The Conflict Minerals Act is under attack and we need your help!
Take a look around your house. Your cell phone, computer, camera and so many other things contain what is know as "conflict minerals." In 2010, Dodd-Frank Act Wall Street Reform Act became law. Section 1502, also know as the Conflict Minerals Act, was established to break the link between minerals and mass atrocities in the Democratic Republic of Congo (DRC.) The idea is that if there was a transparent supply chain, mineral wealth would stop going to armed groups and help bring peace to the Eastern DRC, where the majority of the minerals are mined.
We must not allow corporate lobbyists to dictate the future for the Congolese people. Here are two ways that you can help try to continue to keep money from the conflict minerals trade out of the hands of armed groups.
1. It is rumored that President Trump might sign a new executive order that would suspend Section 1502 of the Dodd-Frank Act. This would mean the end of the Conflict Minerals Act. The Guardian reported on this February 8.
Call the White House at 202-456-1414 and tell President Trump that he must not sign any memorandum suspending Section 1502 of Dodd-Frank.
Visit Jewish World Watch's website for a more detailed action on making a call.
2. The Securities and Exchange Commission (SEC) is currently soliciting public comments with regard to Section 1502, with the presumed intention of undoing the Conflict Minerals Act in the near future. Submitting a comment will help build a public record in favor and against the rule. There is considerable industry pressure to tank the rule, and this is our opportunity as individual citizens to make our sentiments known. Please submit your comment ASAP! You have until March 17 but it's important to have a public record of comments if and when President Trump sign's an Executive Action.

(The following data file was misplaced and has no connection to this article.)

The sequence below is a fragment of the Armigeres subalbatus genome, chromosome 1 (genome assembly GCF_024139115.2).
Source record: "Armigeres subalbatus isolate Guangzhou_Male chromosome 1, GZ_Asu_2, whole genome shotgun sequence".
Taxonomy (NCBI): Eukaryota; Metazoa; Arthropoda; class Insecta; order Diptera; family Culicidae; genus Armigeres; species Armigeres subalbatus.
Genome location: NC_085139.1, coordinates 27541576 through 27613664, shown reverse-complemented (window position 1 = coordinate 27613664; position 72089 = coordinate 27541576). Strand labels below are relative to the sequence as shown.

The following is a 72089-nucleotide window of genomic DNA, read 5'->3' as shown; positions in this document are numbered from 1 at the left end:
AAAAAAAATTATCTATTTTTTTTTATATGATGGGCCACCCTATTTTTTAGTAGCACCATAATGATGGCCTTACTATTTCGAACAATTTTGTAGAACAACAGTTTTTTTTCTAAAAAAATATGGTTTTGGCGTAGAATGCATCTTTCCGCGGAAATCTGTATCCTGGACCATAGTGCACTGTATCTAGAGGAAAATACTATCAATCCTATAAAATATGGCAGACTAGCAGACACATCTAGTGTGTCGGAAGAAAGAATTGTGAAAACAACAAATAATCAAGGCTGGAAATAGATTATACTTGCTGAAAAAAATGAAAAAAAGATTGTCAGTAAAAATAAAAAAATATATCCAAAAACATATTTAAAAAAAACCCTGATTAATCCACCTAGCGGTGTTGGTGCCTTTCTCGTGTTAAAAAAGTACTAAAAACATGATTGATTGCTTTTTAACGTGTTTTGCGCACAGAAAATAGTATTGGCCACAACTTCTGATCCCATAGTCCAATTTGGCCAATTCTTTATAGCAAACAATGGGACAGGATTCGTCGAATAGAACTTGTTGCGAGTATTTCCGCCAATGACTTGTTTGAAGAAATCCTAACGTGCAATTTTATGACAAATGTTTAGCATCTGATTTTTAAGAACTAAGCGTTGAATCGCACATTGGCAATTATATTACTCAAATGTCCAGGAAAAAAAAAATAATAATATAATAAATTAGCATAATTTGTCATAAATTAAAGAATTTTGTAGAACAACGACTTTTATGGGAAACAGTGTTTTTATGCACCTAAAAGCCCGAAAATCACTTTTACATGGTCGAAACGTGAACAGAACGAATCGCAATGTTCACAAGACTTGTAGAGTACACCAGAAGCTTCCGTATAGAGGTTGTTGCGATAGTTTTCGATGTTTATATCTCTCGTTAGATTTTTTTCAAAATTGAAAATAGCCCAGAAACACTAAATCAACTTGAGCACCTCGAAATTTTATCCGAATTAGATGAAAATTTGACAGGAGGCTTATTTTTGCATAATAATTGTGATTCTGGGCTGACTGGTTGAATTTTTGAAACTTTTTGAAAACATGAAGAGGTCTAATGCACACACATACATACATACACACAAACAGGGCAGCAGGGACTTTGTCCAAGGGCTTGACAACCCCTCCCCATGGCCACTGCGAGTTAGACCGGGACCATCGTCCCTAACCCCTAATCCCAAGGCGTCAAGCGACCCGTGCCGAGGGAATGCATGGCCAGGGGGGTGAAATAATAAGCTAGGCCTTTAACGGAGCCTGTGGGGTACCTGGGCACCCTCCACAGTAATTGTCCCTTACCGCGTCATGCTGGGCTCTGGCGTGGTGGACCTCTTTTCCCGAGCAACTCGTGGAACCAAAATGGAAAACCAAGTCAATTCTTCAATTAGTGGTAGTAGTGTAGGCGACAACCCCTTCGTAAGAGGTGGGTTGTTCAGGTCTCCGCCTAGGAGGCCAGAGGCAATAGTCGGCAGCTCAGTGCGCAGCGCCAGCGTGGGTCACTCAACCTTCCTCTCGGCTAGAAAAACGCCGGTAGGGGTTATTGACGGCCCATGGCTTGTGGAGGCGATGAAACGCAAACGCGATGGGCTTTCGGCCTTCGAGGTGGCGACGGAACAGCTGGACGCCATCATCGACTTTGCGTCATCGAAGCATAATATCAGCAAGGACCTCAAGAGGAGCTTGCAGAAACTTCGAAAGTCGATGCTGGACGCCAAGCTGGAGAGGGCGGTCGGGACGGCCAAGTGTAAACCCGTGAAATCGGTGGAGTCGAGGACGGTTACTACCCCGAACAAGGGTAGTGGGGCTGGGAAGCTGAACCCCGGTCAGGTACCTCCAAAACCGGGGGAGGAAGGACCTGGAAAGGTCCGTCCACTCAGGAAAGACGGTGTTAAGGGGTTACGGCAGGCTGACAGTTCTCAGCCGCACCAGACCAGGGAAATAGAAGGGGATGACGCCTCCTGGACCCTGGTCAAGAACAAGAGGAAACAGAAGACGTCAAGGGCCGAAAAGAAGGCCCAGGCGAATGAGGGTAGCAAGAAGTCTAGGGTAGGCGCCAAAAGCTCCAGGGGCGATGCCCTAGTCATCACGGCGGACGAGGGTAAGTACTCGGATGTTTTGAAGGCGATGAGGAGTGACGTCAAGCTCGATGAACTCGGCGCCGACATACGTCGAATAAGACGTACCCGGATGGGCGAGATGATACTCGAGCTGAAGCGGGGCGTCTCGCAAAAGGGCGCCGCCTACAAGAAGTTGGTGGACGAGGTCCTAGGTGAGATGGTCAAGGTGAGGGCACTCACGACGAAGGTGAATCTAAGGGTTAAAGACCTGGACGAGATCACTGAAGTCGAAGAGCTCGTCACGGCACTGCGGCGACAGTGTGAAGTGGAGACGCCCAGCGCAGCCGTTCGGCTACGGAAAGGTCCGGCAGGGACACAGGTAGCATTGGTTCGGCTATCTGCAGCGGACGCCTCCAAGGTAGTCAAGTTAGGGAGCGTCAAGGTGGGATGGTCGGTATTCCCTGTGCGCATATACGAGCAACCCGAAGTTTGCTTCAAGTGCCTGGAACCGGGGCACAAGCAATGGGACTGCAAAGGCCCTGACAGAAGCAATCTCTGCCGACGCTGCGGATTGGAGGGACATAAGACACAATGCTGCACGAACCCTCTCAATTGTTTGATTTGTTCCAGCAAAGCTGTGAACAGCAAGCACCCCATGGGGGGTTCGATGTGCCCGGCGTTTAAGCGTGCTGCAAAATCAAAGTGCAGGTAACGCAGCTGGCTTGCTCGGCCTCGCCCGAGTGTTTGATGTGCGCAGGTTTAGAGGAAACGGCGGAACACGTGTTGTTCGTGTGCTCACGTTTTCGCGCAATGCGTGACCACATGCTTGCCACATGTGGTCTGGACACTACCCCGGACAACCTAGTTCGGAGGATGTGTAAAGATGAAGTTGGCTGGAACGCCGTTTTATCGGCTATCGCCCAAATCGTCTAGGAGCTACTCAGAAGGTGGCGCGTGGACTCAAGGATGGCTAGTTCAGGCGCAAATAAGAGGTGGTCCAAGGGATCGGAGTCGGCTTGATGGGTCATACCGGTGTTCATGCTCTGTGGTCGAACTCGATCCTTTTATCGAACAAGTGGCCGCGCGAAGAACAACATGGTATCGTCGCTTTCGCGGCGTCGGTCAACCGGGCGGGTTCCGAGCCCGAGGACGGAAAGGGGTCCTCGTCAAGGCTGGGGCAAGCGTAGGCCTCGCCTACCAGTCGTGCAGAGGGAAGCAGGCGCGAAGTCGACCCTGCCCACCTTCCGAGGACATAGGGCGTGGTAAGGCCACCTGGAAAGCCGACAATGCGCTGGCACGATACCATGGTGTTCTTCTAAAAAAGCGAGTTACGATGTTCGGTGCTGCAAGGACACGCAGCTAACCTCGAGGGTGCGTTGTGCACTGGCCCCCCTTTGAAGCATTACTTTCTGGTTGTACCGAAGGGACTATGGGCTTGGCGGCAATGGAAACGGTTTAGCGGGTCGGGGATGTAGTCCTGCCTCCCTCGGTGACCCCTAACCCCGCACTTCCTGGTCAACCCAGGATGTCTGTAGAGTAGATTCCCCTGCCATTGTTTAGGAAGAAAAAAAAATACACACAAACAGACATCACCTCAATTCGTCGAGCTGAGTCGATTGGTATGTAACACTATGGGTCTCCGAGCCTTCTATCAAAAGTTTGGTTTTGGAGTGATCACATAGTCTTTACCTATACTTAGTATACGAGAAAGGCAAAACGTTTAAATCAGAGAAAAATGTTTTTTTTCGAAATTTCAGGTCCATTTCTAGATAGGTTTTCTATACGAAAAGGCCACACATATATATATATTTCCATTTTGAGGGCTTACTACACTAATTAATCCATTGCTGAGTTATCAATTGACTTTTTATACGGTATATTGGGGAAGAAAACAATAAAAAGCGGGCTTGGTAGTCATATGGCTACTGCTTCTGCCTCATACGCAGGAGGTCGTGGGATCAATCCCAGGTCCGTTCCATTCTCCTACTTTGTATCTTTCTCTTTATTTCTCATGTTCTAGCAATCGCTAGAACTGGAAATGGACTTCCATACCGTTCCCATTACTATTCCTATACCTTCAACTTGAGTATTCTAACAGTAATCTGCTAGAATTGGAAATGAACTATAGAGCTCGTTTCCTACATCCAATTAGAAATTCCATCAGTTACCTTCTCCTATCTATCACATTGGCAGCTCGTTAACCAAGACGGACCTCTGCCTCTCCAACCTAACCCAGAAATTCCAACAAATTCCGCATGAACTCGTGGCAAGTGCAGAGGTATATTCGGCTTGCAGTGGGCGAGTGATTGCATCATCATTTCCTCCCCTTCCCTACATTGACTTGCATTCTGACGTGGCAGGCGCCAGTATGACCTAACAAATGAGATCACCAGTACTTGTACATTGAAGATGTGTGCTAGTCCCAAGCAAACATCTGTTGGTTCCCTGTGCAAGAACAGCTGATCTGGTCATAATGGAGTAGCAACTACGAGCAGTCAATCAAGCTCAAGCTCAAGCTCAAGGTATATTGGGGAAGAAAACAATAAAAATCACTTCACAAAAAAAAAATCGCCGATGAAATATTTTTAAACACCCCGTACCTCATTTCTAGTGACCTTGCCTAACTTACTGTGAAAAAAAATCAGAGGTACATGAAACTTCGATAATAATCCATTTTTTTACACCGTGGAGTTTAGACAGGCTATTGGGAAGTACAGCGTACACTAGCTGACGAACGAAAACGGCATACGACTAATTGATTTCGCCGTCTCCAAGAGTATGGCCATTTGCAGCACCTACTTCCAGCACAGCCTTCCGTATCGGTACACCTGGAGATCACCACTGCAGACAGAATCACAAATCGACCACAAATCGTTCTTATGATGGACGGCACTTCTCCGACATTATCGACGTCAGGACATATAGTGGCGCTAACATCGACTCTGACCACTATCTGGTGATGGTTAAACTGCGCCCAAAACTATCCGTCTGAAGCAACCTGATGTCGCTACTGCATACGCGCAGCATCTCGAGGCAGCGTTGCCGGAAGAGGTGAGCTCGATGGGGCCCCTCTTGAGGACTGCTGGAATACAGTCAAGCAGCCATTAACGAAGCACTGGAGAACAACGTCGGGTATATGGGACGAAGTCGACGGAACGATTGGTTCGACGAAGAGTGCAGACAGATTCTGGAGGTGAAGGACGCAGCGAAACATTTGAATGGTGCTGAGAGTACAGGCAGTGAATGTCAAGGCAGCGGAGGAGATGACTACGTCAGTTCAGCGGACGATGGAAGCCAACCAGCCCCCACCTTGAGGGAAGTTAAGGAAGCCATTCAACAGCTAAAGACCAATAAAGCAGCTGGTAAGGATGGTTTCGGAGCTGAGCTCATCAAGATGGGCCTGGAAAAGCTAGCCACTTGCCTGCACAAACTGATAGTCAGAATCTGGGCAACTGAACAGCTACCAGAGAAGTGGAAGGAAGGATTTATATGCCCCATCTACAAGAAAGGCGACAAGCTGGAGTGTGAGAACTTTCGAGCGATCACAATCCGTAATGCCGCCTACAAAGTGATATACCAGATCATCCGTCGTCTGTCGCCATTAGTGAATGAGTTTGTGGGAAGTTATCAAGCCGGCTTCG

Remember, anyone can submit a comment and we don't want the comments to be overwhelmingly in favor of doing away with Section 1502. USE YOUR VOICE!
Here are some tips to help you with submitting a comment.
1. Enough Project has a great resource that can help explain the details of the issue and the impact of the rule on the ground in DRC:
2. Try to make a point of emphasizing that it's important to you as a consumer that companies from whom you purchase be able to indicate if any materials used to create their product are sourced from conflict mines.3. The most amazing Amanda Ulrich who is responsible for Portland becoming a Conflict Free City has already submitted her comment. While hers is pretty technical and lengthy, you may find it helpful and inspiring. She has said that you are free to use any of the statistics she used. View it here: https://www.sec.gov/comments/statement-013117/cll2-1565126-131630.htm
Once you've decided what to say, here are the instructions for how to submit a comment:
- Click here: https://www.sec.gov/news/statement/reconsideration-of-conflict-minerals-rule-implementation.html
- In the last paragraph click “Submit Detailed Comments” and a hyperlink will appear. It is in this screen you can compose and submit your comment. Allow one day for the comment to be posted.
- Once you're done, email us if you have time and let us know how it went!
Thanks from the Never Again Coalition team